Lipoprotein(a) [Lp(a)] levels in middle-aged male runners and sedentary controls


    loading  Checking for direct PDF access through Ovid

Abstract

HUBINGER, L., L. T. MACKINNON, and F. LEPRE. Lipoprotein(a) [Lp(a)] levels in middle-aged male runners and sedentary controls. Med. Sci. Sports Exerc., Vol. 27, No. 4, pp. 490–496, 1995. Serum Lipoprotein(a) [Lp(a)] concentration was compared between middle-aged well-trained Caucasian male endurance runners (N = 57), (mean age ± SEM 47.8 ± 0.7 yr) and age-, body mass-, and body mass index (BMI)- matched male nonathletic control subjects (N = 62), (mean age ± SEM 48.7 ± 0.8). The mean weekly training distance of the runners was (60.7 ± 2.8 km·wk-1) at the time of testing. Median Lp(a) levels were not significantly different (P > 0.05) between the runners (15.0 mg·dl-1). and the control subjects (12.5 mg·dl-1). As expected, compared with control subjects, in runners levels of other lipoproteins and apoproteins were significantly more favorable for cardiovascular health (all P ≶ 0.01). There was no significant relationship between Lp(a) and any other measured variable (lipid, anthropometric, or dietary) in the runners group. In the control group, the significant positive correlation between Lp(a) and LDL-C was no longer significant after correction for the estimated contribution of Lp(a) cholesterol to LDL-C. These cross-sectional data suggest that a lifestyle of moderate to intense exercise training does not exert a significant impact on the Lp(a) level.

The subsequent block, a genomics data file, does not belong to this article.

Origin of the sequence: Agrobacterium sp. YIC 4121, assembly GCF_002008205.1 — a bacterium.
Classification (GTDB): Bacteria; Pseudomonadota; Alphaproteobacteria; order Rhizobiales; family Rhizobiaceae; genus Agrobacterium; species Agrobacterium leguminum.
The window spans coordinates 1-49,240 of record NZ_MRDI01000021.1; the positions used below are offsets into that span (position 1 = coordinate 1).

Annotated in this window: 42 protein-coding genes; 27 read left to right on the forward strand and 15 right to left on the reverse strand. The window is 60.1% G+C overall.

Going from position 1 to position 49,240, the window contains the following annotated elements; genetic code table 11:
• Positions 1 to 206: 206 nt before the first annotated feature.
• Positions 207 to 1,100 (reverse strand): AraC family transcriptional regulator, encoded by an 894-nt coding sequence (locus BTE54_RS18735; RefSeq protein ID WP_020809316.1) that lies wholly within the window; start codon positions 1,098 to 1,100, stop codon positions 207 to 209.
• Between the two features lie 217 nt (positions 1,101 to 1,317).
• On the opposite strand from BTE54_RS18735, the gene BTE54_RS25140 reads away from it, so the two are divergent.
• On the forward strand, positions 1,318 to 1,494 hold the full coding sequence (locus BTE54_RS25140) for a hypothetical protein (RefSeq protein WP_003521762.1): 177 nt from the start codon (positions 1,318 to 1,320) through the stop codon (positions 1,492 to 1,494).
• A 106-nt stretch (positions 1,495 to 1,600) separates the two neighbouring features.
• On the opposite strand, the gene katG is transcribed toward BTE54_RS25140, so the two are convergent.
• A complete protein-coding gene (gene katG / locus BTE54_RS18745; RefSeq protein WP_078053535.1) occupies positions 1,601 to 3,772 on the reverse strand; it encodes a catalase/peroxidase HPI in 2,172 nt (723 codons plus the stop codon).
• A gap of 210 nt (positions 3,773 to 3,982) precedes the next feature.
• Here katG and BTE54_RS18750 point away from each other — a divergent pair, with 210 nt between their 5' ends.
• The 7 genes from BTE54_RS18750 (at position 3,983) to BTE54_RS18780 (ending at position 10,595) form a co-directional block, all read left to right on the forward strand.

loading  Loading Related Articles